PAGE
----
Now, doctors are trying something new to minimize the hair loss. But it's controversial, and not all doctors want to try it.
After the dreaded phone call, a diagnosis of breast cancer and a mastectomy, Andree Brown found out she still needed Chemotherapy.
"I said is there anything that I can do to save my hair and she said no," said Brown.
But she heard about Cold Cap and decided to try it.
The makers of the device say it prevents hair loss by cooling the scalp, constricting blood vessels and stopping the drugs from reaching the hair follicles.
To help women use Cold Caps, Nancy Marshall cofounded the Rapunzel Project, a nonprofit that also raises money to provide biomedical freezers to hospitals.
"We've placed about 20 freezers around the country," says Nancy.
They eliminate the need for coolers and dry ice.
"We want people to know you don't have to lose your hair to have Chemo," adds Nancy.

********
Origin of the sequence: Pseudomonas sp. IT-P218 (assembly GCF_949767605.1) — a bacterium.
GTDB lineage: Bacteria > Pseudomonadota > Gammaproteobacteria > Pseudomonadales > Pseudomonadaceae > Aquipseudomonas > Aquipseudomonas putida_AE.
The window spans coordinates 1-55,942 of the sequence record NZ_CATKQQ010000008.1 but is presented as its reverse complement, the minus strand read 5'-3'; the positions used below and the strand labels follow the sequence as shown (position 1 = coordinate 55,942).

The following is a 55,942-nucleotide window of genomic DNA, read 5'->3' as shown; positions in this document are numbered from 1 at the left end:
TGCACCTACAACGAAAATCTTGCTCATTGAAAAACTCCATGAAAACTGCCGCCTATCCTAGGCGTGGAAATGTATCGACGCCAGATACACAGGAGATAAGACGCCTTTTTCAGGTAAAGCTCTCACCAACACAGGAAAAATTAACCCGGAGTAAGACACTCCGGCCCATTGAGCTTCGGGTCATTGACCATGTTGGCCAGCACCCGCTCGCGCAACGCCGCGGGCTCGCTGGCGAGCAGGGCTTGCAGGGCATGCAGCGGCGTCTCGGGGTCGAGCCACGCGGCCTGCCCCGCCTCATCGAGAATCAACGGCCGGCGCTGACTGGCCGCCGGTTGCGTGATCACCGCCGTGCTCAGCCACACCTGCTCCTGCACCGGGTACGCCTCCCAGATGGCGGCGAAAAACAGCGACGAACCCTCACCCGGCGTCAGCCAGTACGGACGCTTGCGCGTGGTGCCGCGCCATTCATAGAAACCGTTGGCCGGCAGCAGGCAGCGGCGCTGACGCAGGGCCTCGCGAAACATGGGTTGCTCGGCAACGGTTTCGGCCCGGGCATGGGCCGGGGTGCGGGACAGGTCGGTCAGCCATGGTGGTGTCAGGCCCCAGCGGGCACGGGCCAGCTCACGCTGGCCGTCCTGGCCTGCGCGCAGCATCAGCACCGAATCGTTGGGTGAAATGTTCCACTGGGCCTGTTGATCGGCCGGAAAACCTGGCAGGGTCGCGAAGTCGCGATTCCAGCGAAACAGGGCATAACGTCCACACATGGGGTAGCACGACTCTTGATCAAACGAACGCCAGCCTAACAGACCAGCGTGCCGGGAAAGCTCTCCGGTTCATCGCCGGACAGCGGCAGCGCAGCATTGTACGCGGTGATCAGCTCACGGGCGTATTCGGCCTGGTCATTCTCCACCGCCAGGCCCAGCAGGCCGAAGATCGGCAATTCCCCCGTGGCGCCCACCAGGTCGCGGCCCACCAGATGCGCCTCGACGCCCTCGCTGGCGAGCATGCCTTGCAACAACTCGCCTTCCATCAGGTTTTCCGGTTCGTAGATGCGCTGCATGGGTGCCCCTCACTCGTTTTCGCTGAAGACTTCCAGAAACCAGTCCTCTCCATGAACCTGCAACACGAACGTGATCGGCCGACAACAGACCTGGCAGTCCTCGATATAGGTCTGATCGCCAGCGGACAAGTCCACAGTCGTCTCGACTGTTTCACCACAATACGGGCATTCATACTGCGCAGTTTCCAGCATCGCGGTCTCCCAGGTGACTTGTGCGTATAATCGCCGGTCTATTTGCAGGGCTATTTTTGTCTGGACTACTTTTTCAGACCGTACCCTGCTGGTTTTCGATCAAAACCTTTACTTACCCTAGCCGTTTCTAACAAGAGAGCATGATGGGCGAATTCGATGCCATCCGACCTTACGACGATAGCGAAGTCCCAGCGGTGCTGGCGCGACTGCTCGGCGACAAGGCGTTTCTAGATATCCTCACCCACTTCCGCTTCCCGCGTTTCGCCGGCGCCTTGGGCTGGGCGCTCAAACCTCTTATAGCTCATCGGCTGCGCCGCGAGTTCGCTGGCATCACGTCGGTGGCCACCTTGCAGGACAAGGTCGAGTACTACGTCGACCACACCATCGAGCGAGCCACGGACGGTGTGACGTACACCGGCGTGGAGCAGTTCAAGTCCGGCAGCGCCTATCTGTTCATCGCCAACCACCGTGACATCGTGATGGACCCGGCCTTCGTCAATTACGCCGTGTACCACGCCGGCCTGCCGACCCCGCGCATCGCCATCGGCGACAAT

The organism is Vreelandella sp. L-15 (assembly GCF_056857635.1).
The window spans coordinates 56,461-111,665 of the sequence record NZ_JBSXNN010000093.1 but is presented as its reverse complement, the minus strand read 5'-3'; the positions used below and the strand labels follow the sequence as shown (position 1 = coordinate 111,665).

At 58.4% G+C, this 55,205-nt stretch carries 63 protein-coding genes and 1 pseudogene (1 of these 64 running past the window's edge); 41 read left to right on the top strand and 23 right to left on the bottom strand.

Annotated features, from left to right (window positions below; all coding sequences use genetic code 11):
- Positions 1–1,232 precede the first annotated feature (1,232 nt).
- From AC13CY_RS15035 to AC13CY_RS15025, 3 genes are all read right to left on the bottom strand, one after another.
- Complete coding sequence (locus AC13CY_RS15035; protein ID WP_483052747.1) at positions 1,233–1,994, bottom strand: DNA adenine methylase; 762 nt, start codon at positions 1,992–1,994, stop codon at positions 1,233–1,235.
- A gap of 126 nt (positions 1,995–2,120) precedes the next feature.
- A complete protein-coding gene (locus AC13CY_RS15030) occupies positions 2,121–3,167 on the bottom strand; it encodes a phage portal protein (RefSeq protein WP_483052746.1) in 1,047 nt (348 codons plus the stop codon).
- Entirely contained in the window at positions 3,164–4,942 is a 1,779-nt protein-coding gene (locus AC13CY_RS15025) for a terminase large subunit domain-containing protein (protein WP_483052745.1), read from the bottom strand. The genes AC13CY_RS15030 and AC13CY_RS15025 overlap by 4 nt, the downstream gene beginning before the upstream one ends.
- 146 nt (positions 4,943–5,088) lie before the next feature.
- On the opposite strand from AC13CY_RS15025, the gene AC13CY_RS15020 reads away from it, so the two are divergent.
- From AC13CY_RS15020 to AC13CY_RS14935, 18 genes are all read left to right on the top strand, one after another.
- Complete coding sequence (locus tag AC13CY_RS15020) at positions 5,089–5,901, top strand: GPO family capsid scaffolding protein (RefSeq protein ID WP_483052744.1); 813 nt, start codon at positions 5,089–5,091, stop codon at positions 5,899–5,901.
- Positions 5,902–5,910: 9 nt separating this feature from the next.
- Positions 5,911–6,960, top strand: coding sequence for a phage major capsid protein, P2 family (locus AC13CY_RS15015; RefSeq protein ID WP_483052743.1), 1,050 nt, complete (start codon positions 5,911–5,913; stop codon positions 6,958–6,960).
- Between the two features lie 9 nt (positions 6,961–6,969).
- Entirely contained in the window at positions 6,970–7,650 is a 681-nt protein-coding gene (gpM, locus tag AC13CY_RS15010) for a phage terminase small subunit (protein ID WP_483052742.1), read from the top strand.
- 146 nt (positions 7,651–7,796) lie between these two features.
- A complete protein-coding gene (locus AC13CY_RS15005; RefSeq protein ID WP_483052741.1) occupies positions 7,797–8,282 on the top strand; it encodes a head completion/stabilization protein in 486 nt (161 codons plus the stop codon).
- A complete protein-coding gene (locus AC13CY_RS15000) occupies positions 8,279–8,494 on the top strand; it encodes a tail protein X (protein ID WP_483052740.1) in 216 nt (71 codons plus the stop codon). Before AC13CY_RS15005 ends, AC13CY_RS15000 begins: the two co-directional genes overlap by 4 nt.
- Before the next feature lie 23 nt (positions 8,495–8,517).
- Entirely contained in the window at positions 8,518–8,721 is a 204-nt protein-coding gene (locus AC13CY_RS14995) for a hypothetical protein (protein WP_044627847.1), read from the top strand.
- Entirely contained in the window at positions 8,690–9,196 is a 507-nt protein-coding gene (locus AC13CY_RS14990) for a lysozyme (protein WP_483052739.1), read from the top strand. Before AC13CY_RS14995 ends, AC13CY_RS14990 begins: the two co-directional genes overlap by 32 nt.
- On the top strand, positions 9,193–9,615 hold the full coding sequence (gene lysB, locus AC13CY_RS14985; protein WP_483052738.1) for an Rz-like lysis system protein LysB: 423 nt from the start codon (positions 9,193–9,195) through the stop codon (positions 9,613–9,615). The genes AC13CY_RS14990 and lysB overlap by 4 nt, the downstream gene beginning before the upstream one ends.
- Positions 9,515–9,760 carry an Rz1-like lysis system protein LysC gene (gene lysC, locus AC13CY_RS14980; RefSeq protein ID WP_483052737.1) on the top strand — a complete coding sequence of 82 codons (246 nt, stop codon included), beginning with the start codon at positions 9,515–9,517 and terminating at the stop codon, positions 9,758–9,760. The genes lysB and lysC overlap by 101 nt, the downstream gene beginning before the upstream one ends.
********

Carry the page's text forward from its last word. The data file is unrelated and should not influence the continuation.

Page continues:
So why aren't all patients using cold caps?
One concern people have is if there are cancer cells in the scalp or follicles then the cold cap will prevent those cells from being destroyed and not all doctors agree that cold scalp therapy works.
"It's not necessarily a medically proven thing to do," said Dr. Tessa Cigler.
Dr. Cigler is an oncologist at the Weill Cornell Breast Cancer Center and recently began a small study.
"Everyone has been amazed to see that these chemotherapy programs which usually cause 100 percent of hair loss in 100 percent of patients women who use the cold caps have not been losing the hair have not needed to wear wigs," she says.
And the hair loss can only potentially be prevented if you start the caps before you start chemo. And to use the caps you rent them. The cost is $500-$600 per month, and it's usually not covered by health insurance.